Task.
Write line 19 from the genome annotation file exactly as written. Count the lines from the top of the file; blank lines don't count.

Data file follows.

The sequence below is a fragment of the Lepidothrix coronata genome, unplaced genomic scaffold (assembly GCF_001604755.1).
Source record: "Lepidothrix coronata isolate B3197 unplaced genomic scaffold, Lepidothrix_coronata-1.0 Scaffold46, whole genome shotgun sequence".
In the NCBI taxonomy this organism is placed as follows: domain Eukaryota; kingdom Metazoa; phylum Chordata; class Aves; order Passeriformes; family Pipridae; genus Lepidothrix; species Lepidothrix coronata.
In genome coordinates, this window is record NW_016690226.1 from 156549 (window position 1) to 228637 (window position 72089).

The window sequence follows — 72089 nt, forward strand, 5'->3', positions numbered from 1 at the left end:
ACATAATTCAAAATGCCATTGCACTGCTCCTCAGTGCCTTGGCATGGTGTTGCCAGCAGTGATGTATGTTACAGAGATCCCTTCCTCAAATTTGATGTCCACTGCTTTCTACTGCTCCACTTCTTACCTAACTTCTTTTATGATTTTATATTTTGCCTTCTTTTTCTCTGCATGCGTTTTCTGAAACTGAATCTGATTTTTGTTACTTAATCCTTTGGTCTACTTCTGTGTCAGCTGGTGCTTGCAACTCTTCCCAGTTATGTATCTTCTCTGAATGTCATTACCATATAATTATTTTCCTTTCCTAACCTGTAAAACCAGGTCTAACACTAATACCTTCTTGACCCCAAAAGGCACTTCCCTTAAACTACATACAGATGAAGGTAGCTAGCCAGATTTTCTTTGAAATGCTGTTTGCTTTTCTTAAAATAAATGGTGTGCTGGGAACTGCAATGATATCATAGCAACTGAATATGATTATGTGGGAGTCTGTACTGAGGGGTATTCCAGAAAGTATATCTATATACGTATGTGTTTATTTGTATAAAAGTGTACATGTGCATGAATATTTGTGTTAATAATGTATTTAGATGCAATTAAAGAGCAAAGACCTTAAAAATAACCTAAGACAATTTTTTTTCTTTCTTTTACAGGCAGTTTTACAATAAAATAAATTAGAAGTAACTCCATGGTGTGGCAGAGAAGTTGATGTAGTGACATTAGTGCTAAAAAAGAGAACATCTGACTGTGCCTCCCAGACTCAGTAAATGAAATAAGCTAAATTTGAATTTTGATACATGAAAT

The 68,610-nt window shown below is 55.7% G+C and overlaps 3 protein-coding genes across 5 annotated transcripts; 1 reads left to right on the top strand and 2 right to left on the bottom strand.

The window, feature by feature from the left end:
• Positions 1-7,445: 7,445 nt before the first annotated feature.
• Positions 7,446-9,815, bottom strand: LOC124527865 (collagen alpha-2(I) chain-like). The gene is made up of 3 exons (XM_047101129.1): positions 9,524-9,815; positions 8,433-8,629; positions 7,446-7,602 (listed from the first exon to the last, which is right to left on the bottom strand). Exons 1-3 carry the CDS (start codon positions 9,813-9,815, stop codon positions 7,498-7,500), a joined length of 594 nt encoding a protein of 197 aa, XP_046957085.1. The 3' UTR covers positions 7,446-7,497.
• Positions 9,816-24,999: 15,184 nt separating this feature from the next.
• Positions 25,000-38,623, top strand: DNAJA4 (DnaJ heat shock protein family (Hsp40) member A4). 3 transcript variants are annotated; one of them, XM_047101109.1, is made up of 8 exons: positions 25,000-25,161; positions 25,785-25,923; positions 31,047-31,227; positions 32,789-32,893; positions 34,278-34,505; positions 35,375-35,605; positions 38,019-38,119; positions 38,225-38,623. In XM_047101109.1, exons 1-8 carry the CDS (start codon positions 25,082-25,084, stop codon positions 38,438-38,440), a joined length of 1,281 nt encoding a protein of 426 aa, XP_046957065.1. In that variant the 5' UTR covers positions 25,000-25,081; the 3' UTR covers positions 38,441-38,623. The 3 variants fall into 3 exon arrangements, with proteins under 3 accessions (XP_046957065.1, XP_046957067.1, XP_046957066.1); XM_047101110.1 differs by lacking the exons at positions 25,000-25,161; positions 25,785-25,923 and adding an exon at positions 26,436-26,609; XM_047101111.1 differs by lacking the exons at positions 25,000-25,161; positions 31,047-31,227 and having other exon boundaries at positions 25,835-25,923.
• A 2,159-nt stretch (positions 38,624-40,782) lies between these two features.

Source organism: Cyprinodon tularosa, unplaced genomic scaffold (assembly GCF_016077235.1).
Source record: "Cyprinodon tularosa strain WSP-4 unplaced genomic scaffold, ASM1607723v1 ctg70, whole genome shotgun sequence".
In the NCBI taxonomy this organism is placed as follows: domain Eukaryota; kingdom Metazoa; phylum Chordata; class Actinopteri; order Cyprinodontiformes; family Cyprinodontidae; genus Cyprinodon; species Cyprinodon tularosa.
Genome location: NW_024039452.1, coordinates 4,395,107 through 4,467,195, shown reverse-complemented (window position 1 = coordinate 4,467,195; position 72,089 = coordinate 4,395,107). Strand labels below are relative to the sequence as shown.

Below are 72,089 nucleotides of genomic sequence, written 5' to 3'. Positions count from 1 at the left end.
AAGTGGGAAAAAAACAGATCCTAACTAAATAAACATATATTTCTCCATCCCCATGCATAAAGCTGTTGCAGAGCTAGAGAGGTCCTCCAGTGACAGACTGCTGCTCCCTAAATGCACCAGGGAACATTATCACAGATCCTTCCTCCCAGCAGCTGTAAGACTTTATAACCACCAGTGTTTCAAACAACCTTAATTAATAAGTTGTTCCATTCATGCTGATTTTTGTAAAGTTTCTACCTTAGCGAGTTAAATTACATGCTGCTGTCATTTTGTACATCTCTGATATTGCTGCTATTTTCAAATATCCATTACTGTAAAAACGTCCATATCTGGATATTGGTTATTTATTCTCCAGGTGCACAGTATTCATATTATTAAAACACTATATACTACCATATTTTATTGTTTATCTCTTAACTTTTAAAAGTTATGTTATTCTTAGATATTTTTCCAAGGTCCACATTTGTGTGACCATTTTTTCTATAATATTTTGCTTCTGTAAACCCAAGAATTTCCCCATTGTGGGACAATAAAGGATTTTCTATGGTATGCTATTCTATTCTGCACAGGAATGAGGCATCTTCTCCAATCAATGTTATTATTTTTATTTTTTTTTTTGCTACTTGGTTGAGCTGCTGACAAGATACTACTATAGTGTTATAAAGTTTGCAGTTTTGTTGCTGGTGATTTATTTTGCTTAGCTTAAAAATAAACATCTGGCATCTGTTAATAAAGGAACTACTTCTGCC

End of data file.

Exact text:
AAGTGGGAAAAAAACAGATCCTAACTAAATAAACATATATTTCTCCATCCCCATGCATAAAGCTGTTGCAGAGCTAGAGAGGTCCTCCAGTGACAGACTGCTGCTCCCTAAATGCACCAGGGAACATTATCACAGATCCTTCCTCCCAGCAGCTGTAAGACTTTATAACCACCAGTGTTTCAAACAACCTTAATTAATAAGTTGTTCCATTCATGCTGATTTTTGTAAAGTTTCTACCTTAGCGAGTTAAATTACATGCTGCTGTCATTTTGTACATCTCTGATATTGCTGCTATTTTCAAATATCCATTACTGTAAAAACGTCCATATCTGGATATTGGTTATTTATTCTCCAGGTGCACAGTATTCATATTATTAAAACACTATATACTACCATATTTTATTGTTTATCTCTTAACTTTTAAAAGTTATGTTATTCTTAGATATTTTTCCAAGGTCCACATTTGTGTGACCATTTTTTCTATAATATTTTGCTTCTGTAAACCCAAGAATTTCCCCATTGTGGGACAATAAAGGATTTTCTATGGTATGCTATTCTATTCTGCACAGGAATGAGGCATCTTCTCCAATCAATGTTATTATTTTTATTTTTTTTTTTGCTACTTGGTTGAGCTGCTGACAAGATACTACTATAGTGTTATAAAGTTTGCAGTTTTGTTGCTGGTGATTTATTTTGCTTAGCTTAAAAATAAACATCTGGCATCTGTTAATAAAGGAACTACTTCTGCC